Beginner’s Guide To Cross-Country Ski Trails In Canmore And Kananaskis
- December 10, 2014
Whether you’re looking for a great way to stay fit this winter or want to try this classic Canadian sport, you should try cross-country skiing. Bob Truman, of SkiHere.ca, has put together his best tips for beginner skiers.
There is something about being in a forest in the middle of winter gliding across the snow that refreshes the body and mind. In Canmore and Kananaskis, you are treated to magnificent scenery, snow-laden trees, perfectly groomed trails, occasional animal tracks, and all under the watchful gaze of towering mountains with names like Rundle, Wintour, Fortress, Wedge, and Kidd.
If you’re new to cross-country skiing, you’ll have a more satisfying experience if you can ski on a trail that is suitable for your ability and fitness level. Luckily, there’s plenty to choose from in Canmore and Kananaskis. For the brand new skier, the Canmore Nordic Centre has a 10-lane practice grid on level terrain in front of the daylodge, which is an ideal place to start out.
Once you have gained some confidence, the nordic centre’s Banff Trail will give you some practice on small hills and you can go up to 5.5K one way, which is usually plenty for a novice skier. Remember, you need to save some energy for the return trip, too. If you require gear, you can rent skis at Trail Sports, conveniently located at the Canmore Nordic Centre.
Something you should consider if you are a raw beginner is that you want to be near a daylodge or other shelter where you can warm up. This takes us to the Pocaterra trail in Peter Lougheed Provincial Park(PLPP) where the Pocaterra hut is a popular spot for those who are just learning to ski. The Pocaterra trail has been reconfigured since the 2013 floods, and the easy part is now only 1.1K, but it’s enough to get you started, and you’re never too far from the hut and its warm fireplace. There’s also a 5-lane practice grid at the hut.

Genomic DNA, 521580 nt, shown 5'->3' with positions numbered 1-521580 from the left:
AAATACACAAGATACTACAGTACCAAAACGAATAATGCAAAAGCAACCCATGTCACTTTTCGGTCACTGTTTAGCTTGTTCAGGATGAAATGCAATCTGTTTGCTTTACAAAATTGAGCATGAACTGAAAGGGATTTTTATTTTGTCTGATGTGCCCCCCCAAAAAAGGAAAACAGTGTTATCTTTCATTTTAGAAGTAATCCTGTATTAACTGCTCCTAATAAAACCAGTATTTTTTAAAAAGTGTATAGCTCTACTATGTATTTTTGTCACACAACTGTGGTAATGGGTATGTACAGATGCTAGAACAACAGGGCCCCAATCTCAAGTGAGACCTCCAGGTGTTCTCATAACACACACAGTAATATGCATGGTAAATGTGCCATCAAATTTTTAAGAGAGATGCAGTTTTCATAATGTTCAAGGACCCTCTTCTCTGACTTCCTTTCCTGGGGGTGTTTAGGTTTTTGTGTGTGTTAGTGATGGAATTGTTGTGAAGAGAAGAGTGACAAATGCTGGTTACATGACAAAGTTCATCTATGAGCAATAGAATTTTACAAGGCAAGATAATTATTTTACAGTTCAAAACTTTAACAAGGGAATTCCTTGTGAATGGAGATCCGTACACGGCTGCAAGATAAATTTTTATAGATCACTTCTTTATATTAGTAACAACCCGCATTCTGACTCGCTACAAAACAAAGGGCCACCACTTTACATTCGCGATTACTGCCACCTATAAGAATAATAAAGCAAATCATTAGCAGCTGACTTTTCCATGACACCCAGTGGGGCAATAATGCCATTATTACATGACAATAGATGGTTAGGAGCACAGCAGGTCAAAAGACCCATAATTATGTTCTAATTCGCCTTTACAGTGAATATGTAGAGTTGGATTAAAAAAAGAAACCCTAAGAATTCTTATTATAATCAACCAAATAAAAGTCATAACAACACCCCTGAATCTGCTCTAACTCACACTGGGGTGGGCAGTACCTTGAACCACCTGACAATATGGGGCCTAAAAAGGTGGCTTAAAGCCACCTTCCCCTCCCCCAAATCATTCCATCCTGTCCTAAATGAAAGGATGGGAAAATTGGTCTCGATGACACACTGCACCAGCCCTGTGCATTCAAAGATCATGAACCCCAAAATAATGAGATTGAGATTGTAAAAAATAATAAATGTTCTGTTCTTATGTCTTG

Down the highway from Pocaterra hut is another trail, Wheeler, which is suitable for a novice skier. It’s an easy 4.5K with spectacular mountain views and three picnic tables along its distance. The trailhead is at the Elkwood Amphitheatre parking lot.
At Kananaskis Village, Terrace Trail heading north is a wide trail with small rolling hills which will give you some practice with your snowplow technique. Again, you will be near all the amenities at the village which includes the village centre with warm bathrooms, snacks, hot chocolate, and a pleasant place to sit down and enjoy your lunch. Ski rentals are also available. There are two hotels where you can replenish your calories with a delicious meal.
If you’re looking for a trail with more wilderness ambience, the hidden gem of beginner’s trails is the Wedge Connector. About five kilometres south of the Kananaskis Village turnoff, with the trailhead at Wedge Pond, this is an outstanding trail for beginners. It’s seldom busy, and the trail is super easy. It’s a delightful 2.4K through aspen and spruce to the Evan-Thomas creek, at which time you can continue further along the Evan-Thomas trail. On the return, you’ll have magnificent views of the Wedge and Mt Kidd. You may have the added bonus of seeing a variety of animal tracks along this very secluded trail.
For a beginner cross-country skier to have a satisfying ski experience, favourable snow conditions are essential. There’s no substitute for a trail with plenty of cold snow which is machine-groomed and has well-defined tracks to follow. As a beginner, you want to stay away from thin snow which may have ruts and dirt, or slushy, wet snow.
Fortunately, in Canmore and Kananaskis we usually have dry, cold snow and the finest grooming. The first thing to do before you embark on your ski adventure is to check the trail conditions. There are sites on the internet which will give you the latest conditions including Alberta Parks’ Kananaskis trail reports which covers Canmore Nordic Centre, Ribbon creek/Kananaskis Village, Peter Lougheed Provincial Park, Mount Shark, and West Bragg Creek.
If you want to read first-hand accounts of skiers’ latest experiences, you can always check my ski blog at SkierBob.ca.
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